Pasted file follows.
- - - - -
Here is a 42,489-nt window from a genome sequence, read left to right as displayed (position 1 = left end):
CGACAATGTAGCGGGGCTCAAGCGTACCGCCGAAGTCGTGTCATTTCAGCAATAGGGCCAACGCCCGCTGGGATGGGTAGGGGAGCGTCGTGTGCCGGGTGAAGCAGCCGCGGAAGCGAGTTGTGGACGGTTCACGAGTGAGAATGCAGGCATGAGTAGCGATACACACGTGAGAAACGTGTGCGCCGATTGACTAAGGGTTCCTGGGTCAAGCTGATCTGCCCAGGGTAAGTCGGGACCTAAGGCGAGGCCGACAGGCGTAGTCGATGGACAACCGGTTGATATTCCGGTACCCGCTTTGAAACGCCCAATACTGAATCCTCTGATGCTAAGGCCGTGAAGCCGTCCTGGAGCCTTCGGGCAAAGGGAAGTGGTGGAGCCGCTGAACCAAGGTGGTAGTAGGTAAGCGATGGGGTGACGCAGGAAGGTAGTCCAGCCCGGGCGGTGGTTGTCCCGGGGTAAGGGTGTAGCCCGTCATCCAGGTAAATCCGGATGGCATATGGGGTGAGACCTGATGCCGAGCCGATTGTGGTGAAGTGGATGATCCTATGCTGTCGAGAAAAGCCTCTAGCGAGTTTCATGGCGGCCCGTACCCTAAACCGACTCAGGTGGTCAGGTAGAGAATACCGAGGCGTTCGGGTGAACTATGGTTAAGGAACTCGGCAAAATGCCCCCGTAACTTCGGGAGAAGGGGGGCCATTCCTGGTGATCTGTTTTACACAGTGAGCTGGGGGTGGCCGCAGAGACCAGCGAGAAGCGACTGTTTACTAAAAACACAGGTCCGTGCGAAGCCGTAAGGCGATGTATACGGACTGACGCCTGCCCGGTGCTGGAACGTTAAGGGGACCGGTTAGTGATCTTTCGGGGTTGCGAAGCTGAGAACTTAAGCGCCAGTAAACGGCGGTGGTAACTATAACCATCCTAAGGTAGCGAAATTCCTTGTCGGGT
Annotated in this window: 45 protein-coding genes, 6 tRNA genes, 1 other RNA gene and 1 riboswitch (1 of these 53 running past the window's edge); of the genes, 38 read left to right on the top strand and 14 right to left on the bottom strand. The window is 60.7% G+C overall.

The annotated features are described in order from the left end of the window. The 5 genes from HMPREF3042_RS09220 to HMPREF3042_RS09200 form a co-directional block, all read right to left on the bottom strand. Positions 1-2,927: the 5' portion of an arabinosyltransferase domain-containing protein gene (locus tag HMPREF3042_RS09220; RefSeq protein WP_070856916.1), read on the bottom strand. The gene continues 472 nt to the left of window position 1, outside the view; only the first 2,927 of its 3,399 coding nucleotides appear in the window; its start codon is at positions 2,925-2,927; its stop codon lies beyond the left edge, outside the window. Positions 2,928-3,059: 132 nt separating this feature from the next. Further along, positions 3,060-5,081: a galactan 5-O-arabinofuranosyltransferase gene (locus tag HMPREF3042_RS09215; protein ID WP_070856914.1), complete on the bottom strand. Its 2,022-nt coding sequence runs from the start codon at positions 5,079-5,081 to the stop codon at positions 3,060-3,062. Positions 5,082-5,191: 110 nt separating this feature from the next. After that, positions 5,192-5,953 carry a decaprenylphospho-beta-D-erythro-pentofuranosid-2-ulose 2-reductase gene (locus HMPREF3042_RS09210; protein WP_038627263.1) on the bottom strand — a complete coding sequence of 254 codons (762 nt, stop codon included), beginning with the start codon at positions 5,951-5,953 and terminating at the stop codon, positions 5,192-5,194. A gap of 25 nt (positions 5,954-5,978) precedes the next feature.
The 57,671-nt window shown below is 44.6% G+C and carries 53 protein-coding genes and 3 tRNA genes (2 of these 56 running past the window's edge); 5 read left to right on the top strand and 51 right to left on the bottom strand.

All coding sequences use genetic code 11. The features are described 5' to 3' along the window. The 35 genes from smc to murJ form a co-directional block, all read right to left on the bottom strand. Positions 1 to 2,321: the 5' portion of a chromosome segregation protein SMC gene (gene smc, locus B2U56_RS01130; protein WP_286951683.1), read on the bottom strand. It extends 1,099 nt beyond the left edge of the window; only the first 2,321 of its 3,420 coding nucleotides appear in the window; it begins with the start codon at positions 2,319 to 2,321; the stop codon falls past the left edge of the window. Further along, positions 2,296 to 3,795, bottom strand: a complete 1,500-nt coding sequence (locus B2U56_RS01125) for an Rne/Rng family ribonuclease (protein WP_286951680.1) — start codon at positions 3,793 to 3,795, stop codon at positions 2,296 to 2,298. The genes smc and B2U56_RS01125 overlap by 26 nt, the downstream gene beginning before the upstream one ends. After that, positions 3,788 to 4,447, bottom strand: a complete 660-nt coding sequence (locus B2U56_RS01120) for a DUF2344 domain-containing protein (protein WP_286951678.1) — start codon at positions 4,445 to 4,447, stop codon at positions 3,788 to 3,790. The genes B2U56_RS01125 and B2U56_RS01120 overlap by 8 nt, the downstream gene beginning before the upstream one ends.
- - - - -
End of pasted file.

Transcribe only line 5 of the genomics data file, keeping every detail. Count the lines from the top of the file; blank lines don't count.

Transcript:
The 57,671-nt window shown below is 44.6% G+C and carries 53 protein-coding genes and 3 tRNA genes (2 of these 56 running past the window's edge); 5 read left to right on the top strand and 51 right to left on the bottom strand.